How to Walk Four Times Around the World.

Post 93: 2 January 2016 

After embarking on the Country Walking Magazine 1000 mile walk challenge with a 3 mile walk yesterday it occurred to me that how could this make a difference to me or the other over 10,000 members who have joined this ‘activity’. What would I miss if I hadn’t walked on a regular basis or if I didn’t continue to walk on a regular basis?

I hope you will be inspired to make the effort to do your regular 3 mile or whatever walk….

I am rapidly approaching the young age of 65 this month (my mother will be 94 this month so yes I am quite young really). So I have looked back at my walking experiences since the age of 21. It is not worth looking much before that as I was more into football, tennis, basketball and ‘other’ distractions from walking. A sporting injury at the age of 17 finished impact sports and led to my interest in walking.

The first verified person to walk around the World between 1970-74 was David Kunst who completed 14,450 miles.

I have calculated I have completed about 68,264 miles between the age of 21 and 65. Please note that for most of the years I had a dog and did my 3 mile walk every morning before going to work. (In fact I did more because I did shorter evening walks as well). In the last 10 years or so I have sometimes replaced the 3 mile walk with gym treadmill walking. I have also swam over the last 16 years and in the last 6 months cycled

Here is how the mileage has stacked up to the equivalent of four times around the World. I haven’t included just general walking to the shops, cinema, etc etc.

3 miles x 6 days x 52 weeks x 44 years = 41,184 miles

On the 7th day I would do a longer walk of on average 10 miles. 10 miles x 1 day x 52 weeks x 44 years = 22,880 miles

Annual long distance walks actually completed and recorded between 1990 and 2003 = 1200 miles

Total mileage = 41,184 + 22,880+ 1200 = 68,264

Divide this by 14,450 = 4.7 times around the World.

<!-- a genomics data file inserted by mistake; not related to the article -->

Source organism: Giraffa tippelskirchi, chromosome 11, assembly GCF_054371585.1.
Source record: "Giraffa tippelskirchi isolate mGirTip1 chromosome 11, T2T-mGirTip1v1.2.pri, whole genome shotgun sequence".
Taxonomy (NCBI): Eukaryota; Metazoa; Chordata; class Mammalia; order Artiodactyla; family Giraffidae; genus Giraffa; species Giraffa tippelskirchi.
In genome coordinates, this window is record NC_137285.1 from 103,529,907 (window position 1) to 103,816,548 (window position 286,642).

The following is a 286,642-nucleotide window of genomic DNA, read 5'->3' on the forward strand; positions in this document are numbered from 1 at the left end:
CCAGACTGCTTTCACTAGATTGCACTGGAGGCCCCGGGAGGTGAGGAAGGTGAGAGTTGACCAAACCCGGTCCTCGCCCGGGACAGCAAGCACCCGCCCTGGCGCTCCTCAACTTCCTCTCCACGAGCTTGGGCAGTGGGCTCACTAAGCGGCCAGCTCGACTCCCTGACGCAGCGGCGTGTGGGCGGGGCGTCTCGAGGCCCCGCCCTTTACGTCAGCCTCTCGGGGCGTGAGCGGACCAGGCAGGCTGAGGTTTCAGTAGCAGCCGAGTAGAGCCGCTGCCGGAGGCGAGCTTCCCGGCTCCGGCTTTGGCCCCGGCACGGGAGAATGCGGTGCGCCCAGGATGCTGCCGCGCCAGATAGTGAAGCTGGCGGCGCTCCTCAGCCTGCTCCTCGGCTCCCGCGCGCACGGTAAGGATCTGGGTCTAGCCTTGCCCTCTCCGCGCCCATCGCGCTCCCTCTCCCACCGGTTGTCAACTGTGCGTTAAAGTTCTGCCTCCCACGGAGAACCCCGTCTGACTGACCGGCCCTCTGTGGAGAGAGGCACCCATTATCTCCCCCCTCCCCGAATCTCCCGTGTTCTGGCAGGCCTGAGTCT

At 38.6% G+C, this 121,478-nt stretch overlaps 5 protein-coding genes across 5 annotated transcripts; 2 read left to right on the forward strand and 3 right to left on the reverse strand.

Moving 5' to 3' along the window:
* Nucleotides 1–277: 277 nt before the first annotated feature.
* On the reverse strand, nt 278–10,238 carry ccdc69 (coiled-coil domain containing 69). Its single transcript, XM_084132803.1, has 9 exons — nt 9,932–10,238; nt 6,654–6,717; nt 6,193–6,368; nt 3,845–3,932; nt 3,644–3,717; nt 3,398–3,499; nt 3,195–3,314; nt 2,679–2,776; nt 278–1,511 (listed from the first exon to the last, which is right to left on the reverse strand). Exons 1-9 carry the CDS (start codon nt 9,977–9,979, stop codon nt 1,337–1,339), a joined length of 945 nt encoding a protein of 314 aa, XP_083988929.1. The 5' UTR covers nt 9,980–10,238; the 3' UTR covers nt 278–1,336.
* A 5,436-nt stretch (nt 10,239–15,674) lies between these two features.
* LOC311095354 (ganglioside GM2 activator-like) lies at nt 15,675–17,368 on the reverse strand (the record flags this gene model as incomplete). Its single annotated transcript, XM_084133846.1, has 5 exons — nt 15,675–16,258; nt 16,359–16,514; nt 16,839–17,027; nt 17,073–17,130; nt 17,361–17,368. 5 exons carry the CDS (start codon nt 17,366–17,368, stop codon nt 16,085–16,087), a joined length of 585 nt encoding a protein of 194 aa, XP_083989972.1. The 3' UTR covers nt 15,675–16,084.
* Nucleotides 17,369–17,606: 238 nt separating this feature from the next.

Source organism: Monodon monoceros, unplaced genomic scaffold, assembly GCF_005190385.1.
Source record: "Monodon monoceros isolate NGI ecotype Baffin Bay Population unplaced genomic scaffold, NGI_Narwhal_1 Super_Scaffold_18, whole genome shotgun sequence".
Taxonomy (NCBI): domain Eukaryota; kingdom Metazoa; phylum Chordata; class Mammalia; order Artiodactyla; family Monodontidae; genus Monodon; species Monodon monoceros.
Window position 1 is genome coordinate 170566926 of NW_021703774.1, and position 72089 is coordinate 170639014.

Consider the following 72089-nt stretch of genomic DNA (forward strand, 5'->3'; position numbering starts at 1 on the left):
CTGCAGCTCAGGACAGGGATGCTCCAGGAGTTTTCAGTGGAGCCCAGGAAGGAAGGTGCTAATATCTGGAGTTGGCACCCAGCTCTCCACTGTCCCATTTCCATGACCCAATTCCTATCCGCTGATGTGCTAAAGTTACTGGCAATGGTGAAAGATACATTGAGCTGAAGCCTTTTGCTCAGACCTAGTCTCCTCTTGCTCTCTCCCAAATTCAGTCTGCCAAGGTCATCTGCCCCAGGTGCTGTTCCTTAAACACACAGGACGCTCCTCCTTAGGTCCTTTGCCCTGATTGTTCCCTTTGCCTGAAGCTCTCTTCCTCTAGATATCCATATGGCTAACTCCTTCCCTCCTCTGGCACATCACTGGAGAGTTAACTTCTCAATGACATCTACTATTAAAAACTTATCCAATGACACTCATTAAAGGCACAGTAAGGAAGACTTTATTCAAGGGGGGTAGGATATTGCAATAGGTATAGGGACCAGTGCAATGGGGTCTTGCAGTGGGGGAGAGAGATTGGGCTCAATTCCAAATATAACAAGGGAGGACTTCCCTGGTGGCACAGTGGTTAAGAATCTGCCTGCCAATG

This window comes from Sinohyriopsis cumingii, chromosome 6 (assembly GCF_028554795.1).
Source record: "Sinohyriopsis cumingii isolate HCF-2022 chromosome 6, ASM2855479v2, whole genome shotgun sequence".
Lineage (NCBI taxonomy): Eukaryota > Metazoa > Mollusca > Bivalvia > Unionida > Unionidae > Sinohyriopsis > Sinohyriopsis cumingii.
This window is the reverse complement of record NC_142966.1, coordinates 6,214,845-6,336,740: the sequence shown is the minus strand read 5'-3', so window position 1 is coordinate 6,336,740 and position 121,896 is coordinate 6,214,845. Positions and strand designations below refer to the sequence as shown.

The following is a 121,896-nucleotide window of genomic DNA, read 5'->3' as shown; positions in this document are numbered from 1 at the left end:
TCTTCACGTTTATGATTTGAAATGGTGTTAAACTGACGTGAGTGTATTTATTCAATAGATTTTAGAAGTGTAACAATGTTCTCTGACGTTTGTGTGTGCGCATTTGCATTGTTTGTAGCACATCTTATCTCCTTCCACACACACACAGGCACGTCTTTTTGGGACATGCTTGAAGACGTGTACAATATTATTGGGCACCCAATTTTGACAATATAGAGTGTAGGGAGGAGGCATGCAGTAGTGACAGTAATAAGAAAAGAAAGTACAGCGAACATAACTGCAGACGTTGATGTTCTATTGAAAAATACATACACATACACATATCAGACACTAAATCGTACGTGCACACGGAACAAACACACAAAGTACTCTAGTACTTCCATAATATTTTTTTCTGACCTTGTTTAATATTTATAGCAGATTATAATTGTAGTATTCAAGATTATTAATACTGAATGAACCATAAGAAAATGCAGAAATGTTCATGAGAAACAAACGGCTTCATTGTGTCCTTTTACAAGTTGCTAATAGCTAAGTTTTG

If you wonder whether I walk on holiday yes I do. I recently completed 35 miles around a cruise ship! 175 laps of the ship.

Whilst the mileages are estimates they are pretty reliable as dogs don’t give you days off and even when I stopped having dogs (to make it easier to go on holidays and longer walks) I kept doing 3 mile walks through my village to keep me fit for the weekly and long walks.

A walking friend used to say that it was better to remember things we saw on walks in the memory rather than in photographs. Fortunately, I ignored this advice and always took photographs. The memory can fade.

So if I hadn’t walked the photographs below wouldn’t have been taken. They give an example of what I would have missed. If you get out and walk you will have some unexpected surprises.

These boots are made for walking. Waiting for friends on the Three peaks of Yorkshire, England
Ravenglass, the start of my 200 miles coast to coast walk: The North of England Way
The Menai Straights, Wales
Derwentwater sun snd storm
Derwent Water in the Lake District, England
A fairly rare Harlequin Duck, Iceland


Godafoss – Waterfall of the Gods,  and the Mobot, Iceland
Gullfoss, Iceland


The Golden Mile of Borrowdale, from Castle Crag, The Lake District, England


North Cape, the top of Norway in Winter.
Geiranger Church, Norway
Above Geiranger Fjord, Norway
Flam, Norway
Flam, Norway
Seven Sisters Cliffs, Sussex, England
The Flying Scotsman from my named Pulpit Rock on the North York Moors, England
York Minster, York, England – 275 steps, 70 metres to the top
The Hole of Horcum, North York Moors, England


My favourite beach, Porthcurno, Penwith, Cornwall
My favourite son-in-law and daughter. I only have one of each!
Botallack, Penwith, Cornwall, England
Levant Mines, Penwith, Cornwall, England
England’s only Cape, Cape Cornwall, Penwith, Cornwall


Near Land’s End, Penwith, Cornwall. It says I was going to miss the rocks but I got high. Make sure you don’t hit the rocks, keep walking.
St Ives, Penwith, Cornwall, England
Porthmeor Beach, St Ives.


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